The Hilton



“Most South Africans are born with a rugby ball or braai tongs in hand, I was born with a mermaid tail,” says Carla Tate (26), Hilton’s very own mermaid, who dresses up as fairytale princesses to encourage and foster children’s sense of imaginatio­n, wonder and play.

For Tate, fairytales, film and theatre saved her from the grim reality of life-long health issues. These stories and characters whisked her off into worlds of adventure that eased her current pain and helped her to focus on someone or something else.

“I always used to watch the ‘special features’ on how the film was made and I knew I wanted to be part of something that can have a positive influence on someone who needs to escape their reality, even for a brief period of time,” she said.

This inspired her to study film arts, screen acting and production design, as well as events management. Due to her health issues, however, she knew she would not be able to work a full-time work week. Instead of moping around, Tate decided to become her own fairy godmother and use her passion, powers and skills to share the power of imaginatio­n and play, which had saved her, with children.

Over the past six years, since founding The Fairytale Express in 2015, Tate has touched the lives of over 6 000 people by bringing their favourite fairytales and princesses to life. Name a princess and Tate has played her - but her favourite princess to play is Rapunzel, and of course, the Little Mermaid. “Rapunzel, Rapunzel with her long hair. She is a high energy princess and the children love that,” she told The Hilton. “It allows for a lot of imaginativ­e play and humorous interactio­ns, and I love telling children that [Rapunzel] grew her hair back with horse shampoo.”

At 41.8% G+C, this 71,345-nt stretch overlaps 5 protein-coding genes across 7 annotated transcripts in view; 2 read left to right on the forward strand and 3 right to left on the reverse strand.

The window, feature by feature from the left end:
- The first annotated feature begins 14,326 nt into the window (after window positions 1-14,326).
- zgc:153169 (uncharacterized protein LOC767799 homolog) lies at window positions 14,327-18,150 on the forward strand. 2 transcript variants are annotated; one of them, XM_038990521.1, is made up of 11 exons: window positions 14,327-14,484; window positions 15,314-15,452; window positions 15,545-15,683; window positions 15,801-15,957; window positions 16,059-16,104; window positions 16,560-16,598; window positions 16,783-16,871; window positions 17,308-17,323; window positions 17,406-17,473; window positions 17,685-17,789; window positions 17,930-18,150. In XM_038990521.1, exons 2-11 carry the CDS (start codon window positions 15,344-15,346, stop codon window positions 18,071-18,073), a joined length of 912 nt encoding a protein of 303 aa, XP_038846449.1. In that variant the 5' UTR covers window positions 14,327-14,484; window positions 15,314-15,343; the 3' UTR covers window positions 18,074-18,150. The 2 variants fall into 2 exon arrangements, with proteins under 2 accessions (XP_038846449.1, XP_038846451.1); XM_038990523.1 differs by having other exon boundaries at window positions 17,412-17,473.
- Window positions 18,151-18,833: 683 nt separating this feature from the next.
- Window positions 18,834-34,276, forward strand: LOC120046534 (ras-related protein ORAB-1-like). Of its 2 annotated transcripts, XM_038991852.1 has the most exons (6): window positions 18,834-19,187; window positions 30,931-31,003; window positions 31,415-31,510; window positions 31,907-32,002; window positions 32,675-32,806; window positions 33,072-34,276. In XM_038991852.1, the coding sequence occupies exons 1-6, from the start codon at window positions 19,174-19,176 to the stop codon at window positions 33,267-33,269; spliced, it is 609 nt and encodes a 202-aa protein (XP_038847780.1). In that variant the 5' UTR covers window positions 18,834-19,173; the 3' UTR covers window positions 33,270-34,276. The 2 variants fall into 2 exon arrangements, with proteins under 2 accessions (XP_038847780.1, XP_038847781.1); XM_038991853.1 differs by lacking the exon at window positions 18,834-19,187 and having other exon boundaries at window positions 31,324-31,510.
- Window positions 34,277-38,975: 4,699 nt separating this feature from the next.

What Tate loves most about dressing up as princesses for children is ‘the sparks of magic and wonder in their eyes and how they feel they can accomplish anything after meeting the characters.’

When Tate is not bringing fairytales to life, she is living out her best life as the mermaid she believes she was always meant to be. She even found a tail-maker who helped make her mermaid dream a reality. In 2020, Tate was selected to represent South Africa in the Miss Mermaid Internatio­nal pageant, which, unfortunat­ely, due to the pandemic, has been postponed. She plans to one day bring the competitio­n to South Africa.

One thing she loves about being a mermaid is the response she gets from others. “The best part is seeing adults or the elderly return to their inner child in that moment, and it is just magic,” Tate says.

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